"[R]eggaeton (if you can call it that)" - Gavin, Updates from Chicago's Puerto Rican Festival"Can We Talk About The Reggaeton Crash" by one of my favourite bloggers, Gavin, is clearly an important contribution to global ghettotech. You can tell by the number of comments, and the amount of links. Plus even Wayne has responded to it. That must count for something.
This sort of article tends to pop up from time to time. Not necessarily exactly with this particular content, but with a language, a set of assumptions and a way of looking at music that is deeply shared. I've increasingly come to think of global ghettotech as not really a genre of music at all, or even a broader categorisation of music, but a way to approach an understanding of music, even a literary genre. Within these countless blog posts, long and short, the meat of the style is formed.
So I'm going to have a go at a brief analysis of Gavin's article. It's a very good article, one I wish I could have written myself. But it's still useful to take on a reflexive outsider's eye, to examine others and thus examine yourself. That, too, of course, is actively part of the genre.
Global ghettotech, the literary genre, takes the form of a self-critical appraisal of the way we listen to music, that claims to challenge certain values while at the same time actively affirming them. Gavin's article fits neatly into this formula. His aim is to discuss how we abandon genres after they've stopped being trendy, yet he himself talks about how he's stopped liking Reggaeton. As I'm sure is perfectly possible to do with this article as well, teasing out the threads of criticism only affirms their relevance to the article's values themselves.
One simple example is that of novelty (not, in this case, novelty). Gavin is clearly (self-)critical of the "jump[ing] on the bandwagon early and promot[ing] a new exciting musical genre" approach to music writing – global ghettotech is all about finding new (untainted?) music and angles, not unlike the more ethnographic groupings it challenges. Yet at the same time he's happy to claim that his own approach is "largely ignored" by everyone else, in effect claiming novelty for his own angle. (BTW, I'm fairly sure I've read lots of "reggaeton decline analysis" material.)
More subtle is the interplay between the voices of the genre itself and the outsider voices of the global ghettotech community. Gavin dislikes the "boom and bust" structure of the interest of "nu-whirled DJ-bloggers", but also clearly places himself in the same category – he's disinterested in reggaeton as it stands now, how ever much he claims the opposite elsewhere ("I still enjoy all [nu-whirled genres]"). Reggaeton, "if you can call it that", now embodies values that place it outside the global ghettotech field of interest. In order to defend that field, reggaeton must be defined away as something that's no longer part of it.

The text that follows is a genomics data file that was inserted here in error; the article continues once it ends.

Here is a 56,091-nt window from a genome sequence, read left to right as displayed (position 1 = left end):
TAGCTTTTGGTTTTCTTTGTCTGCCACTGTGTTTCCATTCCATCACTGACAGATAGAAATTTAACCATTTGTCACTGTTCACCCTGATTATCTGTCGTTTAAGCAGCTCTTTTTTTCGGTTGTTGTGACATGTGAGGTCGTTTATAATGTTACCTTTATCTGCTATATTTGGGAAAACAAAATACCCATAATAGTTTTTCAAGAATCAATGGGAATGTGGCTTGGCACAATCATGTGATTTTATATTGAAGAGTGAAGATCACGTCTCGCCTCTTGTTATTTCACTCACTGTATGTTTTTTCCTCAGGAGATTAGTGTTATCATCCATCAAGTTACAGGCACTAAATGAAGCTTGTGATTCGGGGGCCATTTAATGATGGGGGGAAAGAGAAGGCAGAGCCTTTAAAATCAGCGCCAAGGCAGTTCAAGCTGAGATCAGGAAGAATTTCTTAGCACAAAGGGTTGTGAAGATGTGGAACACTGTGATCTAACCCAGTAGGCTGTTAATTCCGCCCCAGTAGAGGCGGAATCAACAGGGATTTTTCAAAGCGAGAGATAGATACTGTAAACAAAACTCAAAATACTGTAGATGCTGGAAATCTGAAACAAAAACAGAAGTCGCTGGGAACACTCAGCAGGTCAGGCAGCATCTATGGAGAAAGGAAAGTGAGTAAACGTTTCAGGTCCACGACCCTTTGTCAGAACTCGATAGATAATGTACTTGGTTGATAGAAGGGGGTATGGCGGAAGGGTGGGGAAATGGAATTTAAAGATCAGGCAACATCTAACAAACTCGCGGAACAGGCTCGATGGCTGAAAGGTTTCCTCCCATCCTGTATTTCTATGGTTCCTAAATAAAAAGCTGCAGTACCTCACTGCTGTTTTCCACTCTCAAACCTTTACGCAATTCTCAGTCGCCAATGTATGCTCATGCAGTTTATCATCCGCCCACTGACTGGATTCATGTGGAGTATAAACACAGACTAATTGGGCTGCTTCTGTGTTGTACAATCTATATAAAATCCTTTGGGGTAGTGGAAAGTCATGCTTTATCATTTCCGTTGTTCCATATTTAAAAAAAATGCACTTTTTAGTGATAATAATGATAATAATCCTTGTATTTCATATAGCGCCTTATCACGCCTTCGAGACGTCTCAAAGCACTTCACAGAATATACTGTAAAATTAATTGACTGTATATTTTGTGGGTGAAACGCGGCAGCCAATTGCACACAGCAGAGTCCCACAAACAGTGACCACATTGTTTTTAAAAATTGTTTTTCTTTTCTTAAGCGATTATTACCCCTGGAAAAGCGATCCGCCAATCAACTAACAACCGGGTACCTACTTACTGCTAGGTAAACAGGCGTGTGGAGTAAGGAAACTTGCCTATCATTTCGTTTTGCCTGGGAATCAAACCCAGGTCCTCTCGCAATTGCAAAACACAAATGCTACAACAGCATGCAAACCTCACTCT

There's a mirror effect here, where the sins of new reggaeton perfectly expose the restrictive field of global ghettotech. First, there's traditionalism, Gavin's claim that reggaeton contains "bachatas, some mambo tracks". The relentless modernist surge of global ghettotech actively discourages any connection with the past, or at least other generations. Then there's the staunch (folk-like) attachment to the small locality and community, the scene, and its local values – mirrored in the critique of cosmopolitanism, reggaeton being problematic when it's "r&b" or "digital-dancehall" i.e. non-Puerto Rican.
Finally, there's the great sin of sophistication. Gavin deeply questions reggaeton's "polished commercial sheen", which indeed has appeared in reggaeton as it has in a lot of other music. (I guess you could put a gender spin on this, a Reynoldsian "feminine pressure" vs. the gruff testosterone-praising world of global ghettotech. But I'm not sure the "sophisticated -> female" formula applies to the Caribbean, especially not when it's about male sex fantasies with robots.) Today's third-world producers use the same techniques, largely, as commercial ones in the Eurocentric world, and (as Rachel deftly has pointed out) "something about seeing global pop present itself outside of grainy video changes perspective a bit". Global ghettotech actively clings to primitivity, and like Gavin's post it refuses to accept this particular perspective change.
Increased sophistication on the part of global pop producers places them, increasingly, on equal footing with us. Maintain the socially constructed illusion of primitives making simple-but-hard music, and you gain the advantage of being able to form the discourse around the music. Gavin (like many of us) artificially inflates the importance of our club nights and blogs, but what would happen if we no longer could be the explorers and curators, but were sidelined in the transmission of music from the third world to the eurocentric one? When global pop is indistinguishable, both technically and in terms of social position, from American pop?
Global ghettotech, as a genre of literature, would surely cease to exist. And perhaps that is part of why it defends, yet also critisises itself so schizophrenically. Post-colonial theory has some very interesting perspectives on this – Bhabha talks about how the colonial discourse is ambivalent between wanting to bring about equality and mainitaining Orientalist distance, and Spivak discusses how the voices of the subalterns are destroyed in our discourse about them. I think it's definitely worth it to continue analysing global ghettotech writing, and I'll try to weave in more of the serious theory in subsequent posts. That reflexiveness makes me, and this article, fairly typical of global ghettotech too.